see also: Lever
  • (Canada) IPA: /ˈliː.vɚ/
  • (RP) IPA: /ˈliː.və/,
  • (GA) IPA: /ˈlɛ.vɚ/, IPAchar /ˈliː.vɚ/

lever (plural levers)

  1. (obsolete, except in generalized senses below) A crowbar.
    • 1613, John Marston, William Barksted, The Insatiate Countess, IV.1:
      My lord, I brained him with a lever my neighbour lent me, and he stood by and cried, ‘Strike home, old boy!’
  2. (mechanics) A rigid piece which is capable of turning about one point, or axis (the fulcrum), and in which are two or more other points where forces are applied; — used for transmitting and modifying force and motion.
    1. Specifically, a bar of metal, wood or other rigid substance, used to exert a pressure, or sustain a weight, at one point of its length, by receiving a force or power at a second, and turning at a third on a fixed point called a fulcrum. It is usually named as the first of the six mechanical powers, and is of three kinds, according as either the fulcrum F, the weight W, or the power P, respectively, is situated between the other two, as in the figures.
  3. A small such piece to trigger or control a mechanical device (like a button).
  4. (mechanics) A bar, as a capstan bar, applied to a rotatory piece to turn it.
  5. (mechanics) An arm on a rock shaft, to give motion to the shaft or to obtain motion from it.
Translations Translations Verb

lever (levers, present participle levering; past levered, past participle levered)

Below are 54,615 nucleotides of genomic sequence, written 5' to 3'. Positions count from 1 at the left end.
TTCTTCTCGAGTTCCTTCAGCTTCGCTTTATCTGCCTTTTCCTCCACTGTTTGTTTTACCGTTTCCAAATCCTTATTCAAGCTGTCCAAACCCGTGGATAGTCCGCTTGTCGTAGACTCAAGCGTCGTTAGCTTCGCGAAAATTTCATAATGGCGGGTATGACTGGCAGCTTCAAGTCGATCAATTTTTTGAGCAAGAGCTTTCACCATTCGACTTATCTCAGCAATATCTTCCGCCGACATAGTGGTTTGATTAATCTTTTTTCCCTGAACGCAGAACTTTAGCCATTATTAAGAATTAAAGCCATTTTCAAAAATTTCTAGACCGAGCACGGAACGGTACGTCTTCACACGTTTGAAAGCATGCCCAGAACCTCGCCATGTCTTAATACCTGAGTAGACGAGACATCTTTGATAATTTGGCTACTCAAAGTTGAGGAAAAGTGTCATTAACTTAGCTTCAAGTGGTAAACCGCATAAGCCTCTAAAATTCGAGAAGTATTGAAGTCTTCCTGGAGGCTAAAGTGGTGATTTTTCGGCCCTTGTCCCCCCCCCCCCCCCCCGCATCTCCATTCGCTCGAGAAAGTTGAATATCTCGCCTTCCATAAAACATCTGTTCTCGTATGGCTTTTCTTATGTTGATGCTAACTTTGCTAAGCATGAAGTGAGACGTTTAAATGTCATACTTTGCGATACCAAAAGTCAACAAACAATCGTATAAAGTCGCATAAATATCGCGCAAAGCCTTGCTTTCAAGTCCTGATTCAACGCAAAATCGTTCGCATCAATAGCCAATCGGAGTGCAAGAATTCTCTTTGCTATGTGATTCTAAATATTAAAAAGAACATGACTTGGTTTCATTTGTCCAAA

1. (transitive) To move with a lever#Noun|lever.
    • 1938, George Orwell, Homage to Catalonia, Chapter 7,
      Someone found a pick and levered a burst plank out of the floor, and in a few minutes we had got a fire alight and our drenched clothes were steaming.
    With great effort and a big crowbar I managed to lever the beam off the floor.
  2. (figuratively, transitive) To use, operate or move (something) like a lever#Noun|lever (physically).
    • 1961, V. S. Naipaul, A House for Mr Biswas, Vintage International, 2001, Part Two, Chapter 1,
      Suddenly he had levered himself up from the sofa, rocking the lame man violently, and was walking towards the receptionist.
  3. (figuratively, transitive) To use (something) like a lever#Noun|lever (in an abstract sense).
    • 2001, Joshua Cooper Ramo, “Bagging the Butcher,” Time, 9 April, 2001,[http://www.time.com/time/magazine/article/0,9171,999627,00.html]
      He was a man who levered his way from small-time communist hack to political power by tapping into the most potent vein of historical juice in the Balkans: nationalism.
    • 2013, Robert McCrum, “Biographies of the year — review,” The Guardian, 8 December, 2013,
      Credited with pioneering the detective novel, Collins has attracted many biographers over the years, drawn to his extraordinary life and work in the hope of levering open a new understanding of the Victorian psyche.
  4. (chiefly UK, finance) To increase the share of debt in the capitalization of a business.
Translations Adverb

lever (not comparable)

  1. (obsolete) Rather.
    • 1530, John Heywood, The Four PP
      for I had lever be without ye / Then have suche besines about ye
    • 1537, William Tyndale et al, "Jonah", in The Byble
      Now therefore take my life from me, for I had lever die then live.
    • 1590, Edmund Spenser, The Faery Queene
      For lever had I die than see his deadly face.

lever (plural levers)

  1. (rare) A levee.
    • 1742, Miss Robinson, Mrs. Delany's Letters, II.191:
      We do not appear at Phœbus's Levér.
    • 2011, Tim Blanning, "The reinvention of the night", Times Literary Supplement, 21 Sep 2011:
      Louis XIV’s day began with a lever at 9 and ended (officially) at around midnight.

Proper noun
  1. Surname

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